Karaoke: the word either brings a smile to your face or fills you with terror.
Once you get the confidence to step up to the mic, though, you realise it offers a cathartic experience that brings us together. And that is certainly something to be celebrated.
Nowadays, it’s a popular choice for a boozy night out and feels like it’s been around forever. So much so, it’s hard to imagine a time when karaoke didn’t exist.
So you might be surprised to hear that it was only invented in 1969.
Karaoke – and the machine that facilitates it – was the creation of Japanese musician Daisuke Inou, who also lays claim to having invented (bizarrely) a cockroach-killing machine.
As the story goes, the drummer and keys player was inspired to create the now iconic machine after he was asked to put together a tape of music for a well-off patron to sing along to.
Soon after, he came up with the idea to create a machine with an in-built microphone, speaker and amplifier that would play the songs people wanted to sing. Modern karaoke was born.
By 1971, Inou’s first machine was on the market, and karaoke quickly took off in Asia.
But what about Manchester?
Well, it was a tad slower to gain popularity over here and only really started to take hold in the 90s. At its peak, nearly 11,000 British pubs and bars were running karaoke nights.
These events nearly always took place in the main bar, meaning that more often than not you’d be singing in front of a room full of strangers – something you can still experience at NQ boozer The Millstone on a Friday night.
In Asia, however, it’s quite a different set up. If you go out for a sing-a-long in Japan, China, Thailand or the Philippines, say, you’ll notice that soundproof and relatively small private karaoke boxes are the norm.
And it was the introduction of this style of intimate, private set up that completely changed the game for karaoke in Manchester. Now there was an option to sing our hearts out with a bit of privacy, we suddenly started to embrace it in a whole new way.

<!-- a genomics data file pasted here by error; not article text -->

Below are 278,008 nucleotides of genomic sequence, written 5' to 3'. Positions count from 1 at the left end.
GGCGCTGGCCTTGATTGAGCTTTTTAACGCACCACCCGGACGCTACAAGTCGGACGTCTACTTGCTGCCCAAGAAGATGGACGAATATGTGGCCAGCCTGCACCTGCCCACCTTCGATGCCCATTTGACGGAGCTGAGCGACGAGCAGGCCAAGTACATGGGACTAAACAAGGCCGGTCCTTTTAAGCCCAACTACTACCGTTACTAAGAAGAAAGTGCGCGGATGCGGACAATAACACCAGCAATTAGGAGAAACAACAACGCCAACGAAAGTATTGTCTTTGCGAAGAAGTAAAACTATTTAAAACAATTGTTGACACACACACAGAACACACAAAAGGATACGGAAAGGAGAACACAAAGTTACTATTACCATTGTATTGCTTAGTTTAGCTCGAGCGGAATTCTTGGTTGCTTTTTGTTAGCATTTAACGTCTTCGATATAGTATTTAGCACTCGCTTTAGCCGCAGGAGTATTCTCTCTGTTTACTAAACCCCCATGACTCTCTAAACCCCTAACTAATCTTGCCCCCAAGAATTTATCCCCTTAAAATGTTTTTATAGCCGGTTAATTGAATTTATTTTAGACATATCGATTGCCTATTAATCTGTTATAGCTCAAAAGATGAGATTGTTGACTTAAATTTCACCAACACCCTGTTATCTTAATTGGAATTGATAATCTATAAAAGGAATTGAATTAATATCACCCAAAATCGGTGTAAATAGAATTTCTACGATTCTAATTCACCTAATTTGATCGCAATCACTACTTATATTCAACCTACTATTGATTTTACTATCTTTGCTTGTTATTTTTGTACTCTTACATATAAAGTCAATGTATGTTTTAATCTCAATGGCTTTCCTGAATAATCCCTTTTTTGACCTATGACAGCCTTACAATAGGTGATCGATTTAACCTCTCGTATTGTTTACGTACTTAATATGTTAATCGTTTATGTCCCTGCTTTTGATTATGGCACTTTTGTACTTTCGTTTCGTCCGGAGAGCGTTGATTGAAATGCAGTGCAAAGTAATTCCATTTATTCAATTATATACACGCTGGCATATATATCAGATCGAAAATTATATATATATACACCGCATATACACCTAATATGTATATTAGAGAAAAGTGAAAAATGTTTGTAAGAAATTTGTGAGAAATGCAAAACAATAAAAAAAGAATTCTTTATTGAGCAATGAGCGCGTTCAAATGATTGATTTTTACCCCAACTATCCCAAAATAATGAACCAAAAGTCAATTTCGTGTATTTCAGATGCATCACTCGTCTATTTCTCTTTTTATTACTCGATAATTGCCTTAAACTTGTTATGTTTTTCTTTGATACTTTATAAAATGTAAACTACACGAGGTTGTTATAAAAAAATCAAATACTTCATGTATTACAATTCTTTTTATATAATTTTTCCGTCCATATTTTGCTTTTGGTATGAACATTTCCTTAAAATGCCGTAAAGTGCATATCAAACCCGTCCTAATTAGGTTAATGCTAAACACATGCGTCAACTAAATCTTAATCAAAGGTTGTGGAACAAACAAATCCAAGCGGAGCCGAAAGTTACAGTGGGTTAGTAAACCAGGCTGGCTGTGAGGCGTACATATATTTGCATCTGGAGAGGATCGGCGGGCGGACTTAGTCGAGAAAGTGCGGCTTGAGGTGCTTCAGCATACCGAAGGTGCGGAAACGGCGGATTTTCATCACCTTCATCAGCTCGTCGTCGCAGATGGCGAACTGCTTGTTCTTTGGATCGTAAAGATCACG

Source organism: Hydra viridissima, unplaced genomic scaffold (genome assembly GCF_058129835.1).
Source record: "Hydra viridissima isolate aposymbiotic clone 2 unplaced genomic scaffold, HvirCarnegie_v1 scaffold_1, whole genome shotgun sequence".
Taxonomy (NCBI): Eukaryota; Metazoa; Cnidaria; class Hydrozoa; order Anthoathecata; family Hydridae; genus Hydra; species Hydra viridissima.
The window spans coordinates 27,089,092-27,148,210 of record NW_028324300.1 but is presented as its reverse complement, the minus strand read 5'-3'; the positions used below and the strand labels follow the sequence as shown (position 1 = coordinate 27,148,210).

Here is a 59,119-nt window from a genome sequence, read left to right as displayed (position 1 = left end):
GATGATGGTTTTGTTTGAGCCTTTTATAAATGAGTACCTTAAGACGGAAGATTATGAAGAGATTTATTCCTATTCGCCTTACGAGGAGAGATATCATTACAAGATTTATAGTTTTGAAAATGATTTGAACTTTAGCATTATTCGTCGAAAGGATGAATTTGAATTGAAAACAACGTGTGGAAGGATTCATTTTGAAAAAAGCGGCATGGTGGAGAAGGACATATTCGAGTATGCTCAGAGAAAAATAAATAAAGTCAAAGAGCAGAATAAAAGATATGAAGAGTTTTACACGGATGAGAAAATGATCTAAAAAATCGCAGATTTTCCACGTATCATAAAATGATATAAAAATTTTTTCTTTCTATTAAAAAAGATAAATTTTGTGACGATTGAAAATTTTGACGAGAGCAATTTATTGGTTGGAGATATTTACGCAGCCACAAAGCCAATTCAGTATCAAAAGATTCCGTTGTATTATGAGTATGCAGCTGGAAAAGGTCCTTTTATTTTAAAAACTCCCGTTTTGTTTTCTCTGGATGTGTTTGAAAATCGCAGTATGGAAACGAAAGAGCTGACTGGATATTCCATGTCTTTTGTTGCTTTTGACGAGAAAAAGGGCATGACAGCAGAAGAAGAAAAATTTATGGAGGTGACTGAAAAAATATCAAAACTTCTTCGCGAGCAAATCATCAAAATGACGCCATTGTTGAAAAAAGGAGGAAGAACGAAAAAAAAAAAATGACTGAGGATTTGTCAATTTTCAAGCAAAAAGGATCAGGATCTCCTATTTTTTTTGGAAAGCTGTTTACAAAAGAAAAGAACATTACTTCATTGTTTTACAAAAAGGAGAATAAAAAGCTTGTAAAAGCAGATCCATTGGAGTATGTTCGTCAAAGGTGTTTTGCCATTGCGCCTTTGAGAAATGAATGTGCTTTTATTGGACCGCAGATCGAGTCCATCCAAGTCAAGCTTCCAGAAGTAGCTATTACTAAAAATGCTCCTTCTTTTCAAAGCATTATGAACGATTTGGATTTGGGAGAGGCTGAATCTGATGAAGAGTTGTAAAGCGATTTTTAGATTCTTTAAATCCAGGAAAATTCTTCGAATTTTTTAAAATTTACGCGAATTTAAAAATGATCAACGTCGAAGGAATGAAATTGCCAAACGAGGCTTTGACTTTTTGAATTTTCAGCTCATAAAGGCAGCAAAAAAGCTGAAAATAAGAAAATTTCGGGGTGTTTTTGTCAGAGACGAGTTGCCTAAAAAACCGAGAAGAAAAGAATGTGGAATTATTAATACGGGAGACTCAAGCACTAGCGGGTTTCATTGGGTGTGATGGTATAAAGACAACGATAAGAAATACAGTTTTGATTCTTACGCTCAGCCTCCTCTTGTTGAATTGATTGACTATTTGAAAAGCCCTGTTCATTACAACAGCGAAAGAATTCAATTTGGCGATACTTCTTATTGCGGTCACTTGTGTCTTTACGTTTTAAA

This was first seen with the opening of Lucky Voice Pods at Tiger Tiger back in 2000, which at the time was the first venture of its kind to open outside London.
Lucky Voice Pods and The Printworks were responsible for bringing karaoke out of the pubs and into mainstream nightlife, with eight small, private pods that held up to 14 at a time and ensured you could get your turn on the mic. But when K2 karaoke bar opened in 2009, everything changed again.
A veritable karaoke palace, when K2 opened its doors in Chinatown Mancunians were completely blown away. The city had never seen anything like it.
Set across two floors, each of its 30 private karaoke rooms is individually designed and soundproofed with state-of-the-art touch screen karaoke technology and air con.
With a huge number of bedazzling ooms to sing your heart out in, people flocked to Chinatown to experience its futuristic delights and large, private soundproof karaoke rooms – and to party afterwards in its funky nightclub, which stayed open until 2am.
The bar also offers its own range of bespoke cocktails and offers a drinks table service in its private rooms, so you get your karaoke with a side of luxury.
Ten years on and K2 Karaoke bar has now become a popular fixture on Manchester’s nightlife scene, pulling in Mancunians from all walks of life with its eye-catching private karaoke rooms and substantial drinks packages.
The nightclub is no longer in operation, but you can still enjoy your own party in a private room with table service from your own personal waiter – meaning that all your drinks are brought to you.
Staying true to its location in Little China, K2 offers a huge variety of hits to sing along to, with everything from Chinese songs to Western hits, Korean, Thai and Japanese music.
So whether you feel like singing your heart out to Teresa Teng or Sum 41, Whitney Houston or Hibari Misora, with thousands of tracks available you certainly won’t feel stumped when it’s your turn to step up to the mic – no matter what language you want to sing in.
An icon of Manchester’s karaoke and nightlife scene, K2 has not only changed the way we Mancunians think of karaoke but also remained a stalwart in an often changing quarter of the city centre. Whilst many businesses have come and gone in Manchester’s Chinatown in the past decade, K2 still does a roaring trade.
Whether you love it or hate it, it’s clear that karaoke isn’t going anywhere. And that’s fine by us.